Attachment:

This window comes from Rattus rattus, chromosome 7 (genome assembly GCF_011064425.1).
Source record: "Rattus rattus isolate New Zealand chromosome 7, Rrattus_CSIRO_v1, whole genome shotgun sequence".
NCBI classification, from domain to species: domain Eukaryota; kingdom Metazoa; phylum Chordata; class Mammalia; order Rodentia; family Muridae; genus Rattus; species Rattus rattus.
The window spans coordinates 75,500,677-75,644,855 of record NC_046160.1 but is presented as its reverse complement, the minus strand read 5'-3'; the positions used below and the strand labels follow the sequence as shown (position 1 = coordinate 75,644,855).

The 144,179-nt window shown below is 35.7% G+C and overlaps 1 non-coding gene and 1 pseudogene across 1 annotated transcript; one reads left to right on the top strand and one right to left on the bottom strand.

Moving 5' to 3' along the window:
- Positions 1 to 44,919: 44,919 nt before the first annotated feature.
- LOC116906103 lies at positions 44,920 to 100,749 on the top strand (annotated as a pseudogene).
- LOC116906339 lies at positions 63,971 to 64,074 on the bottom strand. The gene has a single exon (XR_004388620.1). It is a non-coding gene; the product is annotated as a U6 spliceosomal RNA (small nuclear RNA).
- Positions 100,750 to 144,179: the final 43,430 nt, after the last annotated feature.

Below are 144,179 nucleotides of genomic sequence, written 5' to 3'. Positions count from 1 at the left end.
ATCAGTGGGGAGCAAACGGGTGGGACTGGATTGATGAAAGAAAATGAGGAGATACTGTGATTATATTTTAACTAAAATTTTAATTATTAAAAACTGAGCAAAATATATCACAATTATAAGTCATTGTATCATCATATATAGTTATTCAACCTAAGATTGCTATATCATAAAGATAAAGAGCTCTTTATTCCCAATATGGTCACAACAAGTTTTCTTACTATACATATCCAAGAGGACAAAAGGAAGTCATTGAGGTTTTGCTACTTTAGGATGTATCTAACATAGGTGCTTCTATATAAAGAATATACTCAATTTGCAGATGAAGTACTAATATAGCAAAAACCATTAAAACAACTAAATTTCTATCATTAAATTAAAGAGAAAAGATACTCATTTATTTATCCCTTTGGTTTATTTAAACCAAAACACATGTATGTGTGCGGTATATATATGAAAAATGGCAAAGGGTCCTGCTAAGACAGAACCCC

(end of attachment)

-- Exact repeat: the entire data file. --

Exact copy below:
This window comes from Rattus rattus, chromosome 7 (genome assembly GCF_011064425.1).
Source record: "Rattus rattus isolate New Zealand chromosome 7, Rrattus_CSIRO_v1, whole genome shotgun sequence".
NCBI classification, from domain to species: domain Eukaryota; kingdom Metazoa; phylum Chordata; class Mammalia; order Rodentia; family Muridae; genus Rattus; species Rattus rattus.
The window spans coordinates 75,500,677-75,644,855 of record NC_046160.1 but is presented as its reverse complement, the minus strand read 5'-3'; the positions used below and the strand labels follow the sequence as shown (position 1 = coordinate 75,644,855).

The 144,179-nt window shown below is 35.7% G+C and overlaps 1 non-coding gene and 1 pseudogene across 1 annotated transcript; one reads left to right on the top strand and one right to left on the bottom strand.

Moving 5' to 3' along the window:
- Positions 1 to 44,919: 44,919 nt before the first annotated feature.
- LOC116906103 lies at positions 44,920 to 100,749 on the top strand (annotated as a pseudogene).
- LOC116906339 lies at positions 63,971 to 64,074 on the bottom strand. The gene has a single exon (XR_004388620.1). It is a non-coding gene; the product is annotated as a U6 spliceosomal RNA (small nuclear RNA).
- Positions 100,750 to 144,179: the final 43,430 nt, after the last annotated feature.

Below are 144,179 nucleotides of genomic sequence, written 5' to 3'. Positions count from 1 at the left end.
ATCAGTGGGGAGCAAACGGGTGGGACTGGATTGATGAAAGAAAATGAGGAGATACTGTGATTATATTTTAACTAAAATTTTAATTATTAAAAACTGAGCAAAATATATCACAATTATAAGTCATTGTATCATCATATATAGTTATTCAACCTAAGATTGCTATATCATAAAGATAAAGAGCTCTTTATTCCCAATATGGTCACAACAAGTTTTCTTACTATACATATCCAAGAGGACAAAAGGAAGTCATTGAGGTTTTGCTACTTTAGGATGTATCTAACATAGGTGCTTCTATATAAAGAATATACTCAATTTGCAGATGAAGTACTAATATAGCAAAAACCATTAAAACAACTAAATTTCTATCATTAAATTAAAGAGAAAAGATACTCATTTATTTATCCCTTTGGTTTATTTAAACCAAAACACATGTATGTGTGCGGTATATATATGAAAAATGGCAAAGGGTCCTGCTAAGACAGAACCCC